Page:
WENATCHEE, Wash. -- A wildfire that has burned across 104 square miles of grass, sagebrush and timber in two central Washington counties churned to the southwest Wednesday, burning to the edge of a wind farm and forcing authorities to order a new round of evacuations.
Firefighters already faced extreme fire behavior, with dry fuels and high temperatures, and were on watch for gusty winds and the threat of lightning strikes from thunderstorms expected through Thursday.
The fire is currently at 25 percent containment, according to fire spokesman Peter Frenzen.
There were 100 homes ordered to evacuate Wednesday, but evacuation zones are growing so quickly it's difficult to keep trackof how many homes are in danger. This online map shared by the state's Department of Natural Resources Fire Twitter account (@waDNR_fire) shows the status of evacuation zones.
Related: Statewide wildfire information
Firefighters made progress on stopping the fire's spread, except in the southwest corner, Frenzen said. In addition, thick smoke prevented air tankers and helicopters from dropping retardant and water on critical areas of extreme fire growth.
"We have 400 firefighters on the ground and air support from above," said Frenzen. "We are concentrating our resources on the south and west flanks of the fire."
The Federal Emergency Management Agency has authorized the use of federal funds to help with firefighting costs for the fire that is burning in Chelan and Kittitas counties.
The fire has destroyed three homes and several outbuildings. Due to the fire's growth, Frenzen said fire managers also would establish a satellite fire camp in Kittitas County for firefighters to eat and rest each evening, to allow them to avoid driving to the main fire camp south of Wenatchee.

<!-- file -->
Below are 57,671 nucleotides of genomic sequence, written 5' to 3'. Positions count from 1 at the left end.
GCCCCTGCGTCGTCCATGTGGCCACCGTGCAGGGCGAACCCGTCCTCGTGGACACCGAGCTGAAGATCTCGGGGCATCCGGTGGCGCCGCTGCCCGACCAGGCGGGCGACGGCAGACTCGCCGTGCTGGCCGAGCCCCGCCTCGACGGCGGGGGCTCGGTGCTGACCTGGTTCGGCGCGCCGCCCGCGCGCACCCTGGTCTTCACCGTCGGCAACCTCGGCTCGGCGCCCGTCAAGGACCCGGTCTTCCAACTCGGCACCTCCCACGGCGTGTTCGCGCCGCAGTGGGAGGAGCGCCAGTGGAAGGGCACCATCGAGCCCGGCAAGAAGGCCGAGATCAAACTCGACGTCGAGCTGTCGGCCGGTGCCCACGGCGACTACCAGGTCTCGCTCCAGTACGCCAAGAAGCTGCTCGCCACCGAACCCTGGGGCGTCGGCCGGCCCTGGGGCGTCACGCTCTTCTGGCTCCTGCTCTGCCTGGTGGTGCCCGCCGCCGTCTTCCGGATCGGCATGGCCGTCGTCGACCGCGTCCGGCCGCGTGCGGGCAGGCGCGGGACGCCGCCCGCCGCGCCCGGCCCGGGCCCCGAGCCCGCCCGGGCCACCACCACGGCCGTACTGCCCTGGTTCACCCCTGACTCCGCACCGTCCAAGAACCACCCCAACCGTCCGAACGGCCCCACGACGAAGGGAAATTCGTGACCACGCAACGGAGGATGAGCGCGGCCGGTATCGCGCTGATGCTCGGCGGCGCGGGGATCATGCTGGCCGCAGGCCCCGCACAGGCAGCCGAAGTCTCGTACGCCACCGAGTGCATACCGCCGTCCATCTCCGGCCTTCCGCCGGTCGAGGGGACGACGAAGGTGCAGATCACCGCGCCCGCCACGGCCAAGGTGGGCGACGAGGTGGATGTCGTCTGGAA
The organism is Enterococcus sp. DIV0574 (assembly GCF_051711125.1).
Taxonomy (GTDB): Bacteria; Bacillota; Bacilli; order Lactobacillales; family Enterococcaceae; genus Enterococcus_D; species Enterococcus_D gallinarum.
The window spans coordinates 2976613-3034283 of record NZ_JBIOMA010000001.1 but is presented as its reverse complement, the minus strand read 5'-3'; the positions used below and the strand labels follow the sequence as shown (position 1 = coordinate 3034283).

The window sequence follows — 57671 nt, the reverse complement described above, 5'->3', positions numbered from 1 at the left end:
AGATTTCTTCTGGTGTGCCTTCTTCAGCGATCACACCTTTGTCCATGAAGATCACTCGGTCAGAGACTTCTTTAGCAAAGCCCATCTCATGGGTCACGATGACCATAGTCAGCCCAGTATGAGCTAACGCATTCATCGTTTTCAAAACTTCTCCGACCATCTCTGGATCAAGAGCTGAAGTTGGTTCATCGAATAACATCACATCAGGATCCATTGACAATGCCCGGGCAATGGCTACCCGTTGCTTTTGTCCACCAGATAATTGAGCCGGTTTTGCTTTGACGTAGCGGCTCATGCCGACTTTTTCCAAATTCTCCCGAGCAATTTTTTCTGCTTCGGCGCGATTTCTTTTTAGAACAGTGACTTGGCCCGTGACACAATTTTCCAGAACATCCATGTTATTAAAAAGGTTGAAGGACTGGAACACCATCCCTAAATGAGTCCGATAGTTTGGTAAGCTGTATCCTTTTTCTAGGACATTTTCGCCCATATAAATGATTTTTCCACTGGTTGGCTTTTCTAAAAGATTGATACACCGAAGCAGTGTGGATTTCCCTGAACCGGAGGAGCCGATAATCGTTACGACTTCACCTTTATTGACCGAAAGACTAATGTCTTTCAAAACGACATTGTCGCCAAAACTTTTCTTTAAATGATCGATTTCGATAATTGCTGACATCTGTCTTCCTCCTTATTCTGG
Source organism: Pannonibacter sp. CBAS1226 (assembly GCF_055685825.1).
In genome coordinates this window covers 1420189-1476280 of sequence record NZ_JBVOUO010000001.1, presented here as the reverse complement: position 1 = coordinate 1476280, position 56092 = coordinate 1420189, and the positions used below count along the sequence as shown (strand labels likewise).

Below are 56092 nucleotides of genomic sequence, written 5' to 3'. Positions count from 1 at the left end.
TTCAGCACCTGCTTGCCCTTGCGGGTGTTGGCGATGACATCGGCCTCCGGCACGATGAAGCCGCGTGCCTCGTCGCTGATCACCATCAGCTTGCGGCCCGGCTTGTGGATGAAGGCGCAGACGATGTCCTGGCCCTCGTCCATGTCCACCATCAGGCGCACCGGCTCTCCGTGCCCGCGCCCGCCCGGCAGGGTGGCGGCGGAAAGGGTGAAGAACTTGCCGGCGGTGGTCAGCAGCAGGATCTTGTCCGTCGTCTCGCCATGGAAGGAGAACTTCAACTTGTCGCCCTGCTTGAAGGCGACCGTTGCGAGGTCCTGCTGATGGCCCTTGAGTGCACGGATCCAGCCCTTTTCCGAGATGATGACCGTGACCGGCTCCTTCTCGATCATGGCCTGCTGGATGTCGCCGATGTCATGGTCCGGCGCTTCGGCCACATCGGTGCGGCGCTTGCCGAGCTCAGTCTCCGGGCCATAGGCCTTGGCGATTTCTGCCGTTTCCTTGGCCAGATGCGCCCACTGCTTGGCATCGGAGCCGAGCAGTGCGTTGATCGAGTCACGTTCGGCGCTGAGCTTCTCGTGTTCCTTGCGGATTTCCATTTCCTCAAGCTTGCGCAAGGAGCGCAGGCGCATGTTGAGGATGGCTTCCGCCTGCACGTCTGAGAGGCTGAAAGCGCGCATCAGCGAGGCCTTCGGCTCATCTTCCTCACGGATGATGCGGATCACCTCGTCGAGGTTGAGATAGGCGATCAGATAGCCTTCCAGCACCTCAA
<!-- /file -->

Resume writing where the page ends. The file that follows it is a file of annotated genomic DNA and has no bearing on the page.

The National Weather Service also has issued a red-flag warning for extreme weather conditions with the possibility of thunderstorms and lightning on the east slope of the Cascade Range.
Residents in the Colockum Road area south of Malaga got the green light to return home Tuesday night, ending a four day evacuation. A Level 3 evacuation is in place for a number of areas, including Upper Park Creek, Secret Canyon, Hill Top, upper sections of Little Caribou, Sheep Creek and Trail Creek. Level 3 means "get out."
Cora Edwards, who lives about 25 miles southeast of Wenatchee, has noticed she's having trouble breathing.
"My throat is sore from breathing in the smoke and it's difficult to talk," she said.
Mile Marker 28 Fire
Near Goldendale, firefighters gained ground on a blaze that had closed U.S. Highway 97 for days.
The Mile Marker 28 Fire was 60 percent contained. The Washington Department of Transportation reopened the highway Wednesday, with pilot cars leading vehicles through the fire area. Delays of up to one hour were expected.
Crews built a fire line around the flames that charred about 40 square miles near Satus Pass, about 15 miles northeast of Goldendale, fire spokesman Dam Omdal said.
More than 1,300 firefighters were mopping up hot spots and strengthening fire lines.
Statewide burn ban in effect
The Department of Natural Resources has issued a statewide burn ban on all lands under DNR protection, effective through September 30. The ban applies to all forestlands in Washington State, except federal lands, and prohibits campfires in all state, local and private campgrounds.